What should you feed your ferret? Ferret food, of course!
Just because your new furry friend looks like a skinny squirrel, don’t think you’re doing him a favor by tossing him a peanut for a snack. Ferrets, you should know up front, have very important diet restrictions. And while it’s not hard to find plenty of things to feed your new family member, it’s just as important to keep him away from things that will do him hard (a peanut, for example, is one of the worst things you can feed him).
Pet Parents will have their choice of feeding their ferret pre-prepared food purchased from the pet aisle in the grocery store, or more common foods found around the typical household. All family members—both large and small—appreciate variety in their diet, so please try to remember to provide some tastier treats along with the standard dietary requirements. Plus, your new ferret will probably be a finicky eater—just your good luck!—so providing variety along the way will help your ferret adjust if his usual dinner fare suddenly is unavailable.
The basic requirements
Fat and protein, specifically animal protein, are the top two ingredients needed to keep your friend healthy. Chicken, beef, lamb, and turkey are all high in these requirements. So is fish, but ferrets usually turn their little noses up at it, which isn’t necessarily bad because their litter pans will definitely smell better if they stay away from seafood.
Your ferret’s basic nutritional needs can be met with a premium dry ferret food or, if that is not easily found, a premium kitten food. The ingredients in the bag of food should show a minimum of 34 percent protein (the bulk of which should be from animal sources) and 22 percent fat. Don’t even think about dog food, as it’s not even close to meeting a ferret’s dietary requirements. In addition, be aware that sometimes ferret food and kitten food will be almost identical in content (except the ferret variety will have the higher price), so look over the labels carefully.
Some human food
As appetizing as bagged, dry food sounds, ferrets do enjoy a variety of “real” food. Pet Parents will be pleased to know that many of them are probably in your frigs and kitchen shelves now. Though it should go without saying, please take care to cut up any of these treats into very small bites (even raisins!).
Most ferrets enjoy some fruits and vegetables. Remember that your friend’s dietary needs come first, so don’t let him fill up on treats. The list of possible treats offered by various breeders and ferret owners includes bananas, raisins, apples, melon, cat treats, green beans, and crackers. Other raw veggies that are acceptable fare are bell peppers, broccoli, cucumbers, green peas, mushrooms, potatoes, and tomatoes.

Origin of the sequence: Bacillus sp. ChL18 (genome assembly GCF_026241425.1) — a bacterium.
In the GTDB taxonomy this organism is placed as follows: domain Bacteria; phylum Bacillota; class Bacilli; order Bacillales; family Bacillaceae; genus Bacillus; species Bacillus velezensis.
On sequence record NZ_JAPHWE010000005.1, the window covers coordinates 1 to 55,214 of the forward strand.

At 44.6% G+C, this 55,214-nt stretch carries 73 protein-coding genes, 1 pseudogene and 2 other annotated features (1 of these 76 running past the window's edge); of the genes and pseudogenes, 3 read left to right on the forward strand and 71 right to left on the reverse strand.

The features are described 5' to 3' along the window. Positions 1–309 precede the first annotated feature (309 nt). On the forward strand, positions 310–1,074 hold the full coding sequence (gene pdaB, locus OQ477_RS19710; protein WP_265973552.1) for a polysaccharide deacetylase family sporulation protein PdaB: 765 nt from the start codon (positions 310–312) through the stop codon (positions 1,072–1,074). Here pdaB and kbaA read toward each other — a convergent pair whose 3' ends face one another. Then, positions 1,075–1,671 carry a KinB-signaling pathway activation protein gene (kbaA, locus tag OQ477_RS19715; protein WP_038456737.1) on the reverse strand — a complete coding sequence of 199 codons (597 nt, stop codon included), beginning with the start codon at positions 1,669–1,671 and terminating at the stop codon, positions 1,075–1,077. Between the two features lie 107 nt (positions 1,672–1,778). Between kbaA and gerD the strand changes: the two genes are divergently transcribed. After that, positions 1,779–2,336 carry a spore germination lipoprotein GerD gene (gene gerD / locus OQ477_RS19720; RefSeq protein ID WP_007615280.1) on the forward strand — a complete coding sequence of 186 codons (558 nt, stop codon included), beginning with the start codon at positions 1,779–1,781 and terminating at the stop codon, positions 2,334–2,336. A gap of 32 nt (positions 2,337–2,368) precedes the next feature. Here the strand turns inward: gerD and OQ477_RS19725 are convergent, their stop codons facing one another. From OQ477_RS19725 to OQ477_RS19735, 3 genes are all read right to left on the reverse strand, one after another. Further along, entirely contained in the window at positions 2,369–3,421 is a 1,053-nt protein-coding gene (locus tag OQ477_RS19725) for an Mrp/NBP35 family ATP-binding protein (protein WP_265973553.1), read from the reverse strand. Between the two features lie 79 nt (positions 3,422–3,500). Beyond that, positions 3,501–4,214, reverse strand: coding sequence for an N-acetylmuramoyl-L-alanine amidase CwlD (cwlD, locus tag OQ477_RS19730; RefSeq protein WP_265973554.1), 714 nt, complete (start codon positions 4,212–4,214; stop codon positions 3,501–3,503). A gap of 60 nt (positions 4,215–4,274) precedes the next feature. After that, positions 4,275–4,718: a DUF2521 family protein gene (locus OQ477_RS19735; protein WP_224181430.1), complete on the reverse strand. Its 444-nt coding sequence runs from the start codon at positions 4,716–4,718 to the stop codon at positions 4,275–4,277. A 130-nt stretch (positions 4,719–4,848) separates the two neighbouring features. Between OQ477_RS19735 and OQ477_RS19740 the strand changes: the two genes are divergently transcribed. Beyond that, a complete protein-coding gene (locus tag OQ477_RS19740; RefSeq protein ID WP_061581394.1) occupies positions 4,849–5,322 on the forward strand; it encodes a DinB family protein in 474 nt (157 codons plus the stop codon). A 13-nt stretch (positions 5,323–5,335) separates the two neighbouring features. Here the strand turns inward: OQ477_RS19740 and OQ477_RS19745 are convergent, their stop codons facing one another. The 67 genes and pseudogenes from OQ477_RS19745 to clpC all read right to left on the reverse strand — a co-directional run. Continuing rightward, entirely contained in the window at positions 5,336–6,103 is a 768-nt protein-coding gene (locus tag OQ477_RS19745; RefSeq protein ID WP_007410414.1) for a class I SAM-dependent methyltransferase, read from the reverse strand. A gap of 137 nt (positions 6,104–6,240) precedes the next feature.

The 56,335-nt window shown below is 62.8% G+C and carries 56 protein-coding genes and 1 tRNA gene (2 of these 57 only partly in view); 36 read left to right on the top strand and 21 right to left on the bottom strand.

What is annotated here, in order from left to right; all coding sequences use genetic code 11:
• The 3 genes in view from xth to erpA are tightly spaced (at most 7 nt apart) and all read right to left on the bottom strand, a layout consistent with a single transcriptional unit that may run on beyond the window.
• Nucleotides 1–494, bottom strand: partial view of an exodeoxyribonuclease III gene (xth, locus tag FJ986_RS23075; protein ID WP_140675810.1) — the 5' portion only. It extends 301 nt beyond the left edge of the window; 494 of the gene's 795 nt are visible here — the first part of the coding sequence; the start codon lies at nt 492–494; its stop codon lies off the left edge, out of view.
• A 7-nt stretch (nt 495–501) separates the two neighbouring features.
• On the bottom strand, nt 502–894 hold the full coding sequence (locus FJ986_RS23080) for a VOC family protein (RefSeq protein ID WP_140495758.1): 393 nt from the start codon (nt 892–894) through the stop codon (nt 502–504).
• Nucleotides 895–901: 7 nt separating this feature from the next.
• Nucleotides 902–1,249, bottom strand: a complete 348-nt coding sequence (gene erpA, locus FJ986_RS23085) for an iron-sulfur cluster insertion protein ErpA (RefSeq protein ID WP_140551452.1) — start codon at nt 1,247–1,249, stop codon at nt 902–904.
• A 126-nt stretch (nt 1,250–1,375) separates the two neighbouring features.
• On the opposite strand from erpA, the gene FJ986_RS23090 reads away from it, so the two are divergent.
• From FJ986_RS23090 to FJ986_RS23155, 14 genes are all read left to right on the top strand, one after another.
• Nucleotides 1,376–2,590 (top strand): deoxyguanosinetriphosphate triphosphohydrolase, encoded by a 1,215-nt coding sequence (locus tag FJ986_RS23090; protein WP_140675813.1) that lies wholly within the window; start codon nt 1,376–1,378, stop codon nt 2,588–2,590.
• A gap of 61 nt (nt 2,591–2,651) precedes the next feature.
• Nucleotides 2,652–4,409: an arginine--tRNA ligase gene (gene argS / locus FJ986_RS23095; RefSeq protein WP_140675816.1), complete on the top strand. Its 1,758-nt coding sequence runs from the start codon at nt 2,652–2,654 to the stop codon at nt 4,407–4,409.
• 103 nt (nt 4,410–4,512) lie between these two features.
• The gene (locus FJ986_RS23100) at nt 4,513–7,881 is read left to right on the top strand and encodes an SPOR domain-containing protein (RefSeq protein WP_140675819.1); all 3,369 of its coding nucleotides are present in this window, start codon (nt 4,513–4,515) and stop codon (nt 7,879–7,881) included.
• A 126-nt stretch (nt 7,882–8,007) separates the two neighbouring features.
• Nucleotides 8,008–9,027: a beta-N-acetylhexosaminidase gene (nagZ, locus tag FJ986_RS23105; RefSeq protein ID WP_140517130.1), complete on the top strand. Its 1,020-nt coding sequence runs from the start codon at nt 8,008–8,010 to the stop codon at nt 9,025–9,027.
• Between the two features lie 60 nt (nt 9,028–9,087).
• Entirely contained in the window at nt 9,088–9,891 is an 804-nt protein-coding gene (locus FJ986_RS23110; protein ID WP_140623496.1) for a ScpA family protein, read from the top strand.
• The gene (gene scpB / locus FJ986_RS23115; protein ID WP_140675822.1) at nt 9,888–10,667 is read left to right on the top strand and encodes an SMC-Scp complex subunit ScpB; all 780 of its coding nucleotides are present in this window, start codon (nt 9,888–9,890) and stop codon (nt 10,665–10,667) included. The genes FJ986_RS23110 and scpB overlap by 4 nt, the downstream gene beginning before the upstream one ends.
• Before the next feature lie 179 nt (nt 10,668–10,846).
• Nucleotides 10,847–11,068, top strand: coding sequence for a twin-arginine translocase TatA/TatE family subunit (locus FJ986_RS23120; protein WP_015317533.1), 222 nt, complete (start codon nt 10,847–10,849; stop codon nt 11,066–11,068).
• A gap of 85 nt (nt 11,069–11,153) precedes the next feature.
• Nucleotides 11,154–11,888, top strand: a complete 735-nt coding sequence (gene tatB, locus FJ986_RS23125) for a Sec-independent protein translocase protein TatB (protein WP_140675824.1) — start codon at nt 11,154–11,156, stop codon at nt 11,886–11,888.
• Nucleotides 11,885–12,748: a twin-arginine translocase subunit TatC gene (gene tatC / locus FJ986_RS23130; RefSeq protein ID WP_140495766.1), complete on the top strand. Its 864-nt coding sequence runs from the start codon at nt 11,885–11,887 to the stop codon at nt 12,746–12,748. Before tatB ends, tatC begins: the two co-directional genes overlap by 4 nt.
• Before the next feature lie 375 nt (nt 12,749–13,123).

Some more hearty liquids are okay too: chicken broth and soy milk are good. Keep to lactose-free liquids and your friend will feel better.
“Ours like a taste of just about anything,” says Dick Bossart, who runs the 4 Li'l Paws Ferret Shelter in Merrimack, N.H. “We go easy on the sugary treats. They like Cheerios, strawberry Twizzlers, and the Starburst Twists, but only a taste now and then.”
Your new family member will enjoy finishing off the remains of your own meals, if they have access to them. “You just never know if a ferret will save you a bite of anything,” says Robin Markson of Manalapan, N.J., who has been a ferret Pet Parent for four years. “You can leave their food in a bowl for them all day long and they will not eat every drop at one sitting, like most other animals will. If you feed them an ice-cream treat one day and they eat all of it, they may turn there nose up to it the next day if they are not hungry.”
Foods to avoid
There’s a fine line to walk when it comes to human food for your smallest family members. The big no-no’s are foods with high, stringy fiber. These can cause an intestinal blockage for the little guy.
Here are some foods to keep away from your ferret: peanuts, cake, cookies, popcorn, all dairy products, anything with chocolate, and any liquids with either caffeine or alcohol.
Seeds in particular are off limits because they can cause a blockage. Peanut butter, in small amounts, is fine though.
How much? How often?
Unless your ferret is getting pudgy, you can keep his bowl filled most of the time. That’s no invitation to serve up a grand buffet of food for him, though. “Never over feed your ferret—who wants to eat stale food?” says Dave Simko, a St. Petersburg, Fla., Pet Parent who has nurtured several ferrets over the last 14 years.
Simko also doesn’t feed his current 6-month-old kit any kind of “light” food. “Ferrets regulate their body weight extremely well,” he says.
Your ferret will eat when he’s hungry and pass on food when he’s not. Now that’s a will power you have to envy! If you follow a few simple guidelines, your ferret will be a happy, healthy eater and loving, appreciative family member.
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